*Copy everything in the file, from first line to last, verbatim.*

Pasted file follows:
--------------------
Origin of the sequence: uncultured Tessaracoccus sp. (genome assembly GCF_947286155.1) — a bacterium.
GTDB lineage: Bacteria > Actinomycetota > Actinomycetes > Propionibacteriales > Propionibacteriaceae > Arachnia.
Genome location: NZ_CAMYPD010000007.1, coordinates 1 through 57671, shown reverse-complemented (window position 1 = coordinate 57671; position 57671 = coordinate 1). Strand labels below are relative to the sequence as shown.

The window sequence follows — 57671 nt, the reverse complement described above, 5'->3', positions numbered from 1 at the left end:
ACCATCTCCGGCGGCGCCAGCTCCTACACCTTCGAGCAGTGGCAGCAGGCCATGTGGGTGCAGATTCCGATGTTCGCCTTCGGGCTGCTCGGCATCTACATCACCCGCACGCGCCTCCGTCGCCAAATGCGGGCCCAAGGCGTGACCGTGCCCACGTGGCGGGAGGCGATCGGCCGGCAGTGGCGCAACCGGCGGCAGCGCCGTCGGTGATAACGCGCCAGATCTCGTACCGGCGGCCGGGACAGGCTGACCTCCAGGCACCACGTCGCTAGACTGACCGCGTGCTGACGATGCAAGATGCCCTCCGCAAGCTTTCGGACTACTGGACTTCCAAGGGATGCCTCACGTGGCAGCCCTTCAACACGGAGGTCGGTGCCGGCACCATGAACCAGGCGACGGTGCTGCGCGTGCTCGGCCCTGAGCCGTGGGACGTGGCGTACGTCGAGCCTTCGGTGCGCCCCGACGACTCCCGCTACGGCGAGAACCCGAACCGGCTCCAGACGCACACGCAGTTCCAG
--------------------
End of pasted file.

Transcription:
Origin of the sequence: uncultured Tessaracoccus sp. (genome assembly GCF_947286155.1) — a bacterium.
GTDB lineage: Bacteria > Actinomycetota > Actinomycetes > Propionibacteriales > Propionibacteriaceae > Arachnia.
Genome location: NZ_CAMYPD010000007.1, coordinates 1 through 57671, shown reverse-complemented (window position 1 = coordinate 57671; position 57671 = coordinate 1). Strand labels below are relative to the sequence as shown.

The window sequence follows — 57671 nt, the reverse complement described above, 5'->3', positions numbered from 1 at the left end:
ACCATCTCCGGCGGCGCCAGCTCCTACACCTTCGAGCAGTGGCAGCAGGCCATGTGGGTGCAGATTCCGATGTTCGCCTTCGGGCTGCTCGGCATCTACATCACCCGCACGCGCCTCCGTCGCCAAATGCGGGCCCAAGGCGTGACCGTGCCCACGTGGCGGGAGGCGATCGGCCGGCAGTGGCGCAACCGGCGGCAGCGCCGTCGGTGATAACGCGCCAGATCTCGTACCGGCGGCCGGGACAGGCTGACCTCCAGGCACCACGTCGCTAGACTGACCGCGTGCTGACGATGCAAGATGCCCTCCGCAAGCTTTCGGACTACTGGACTTCCAAGGGATGCCTCACGTGGCAGCCCTTCAACACGGAGGTCGGTGCCGGCACCATGAACCAGGCGACGGTGCTGCGCGTGCTCGGCCCTGAGCCGTGGGACGTGGCGTACGTCGAGCCTTCGGTGCGCCCCGACGACTCCCGCTACGGCGAGAACCCGAACCGGCTCCAGACGCACACGCAGTTCCAG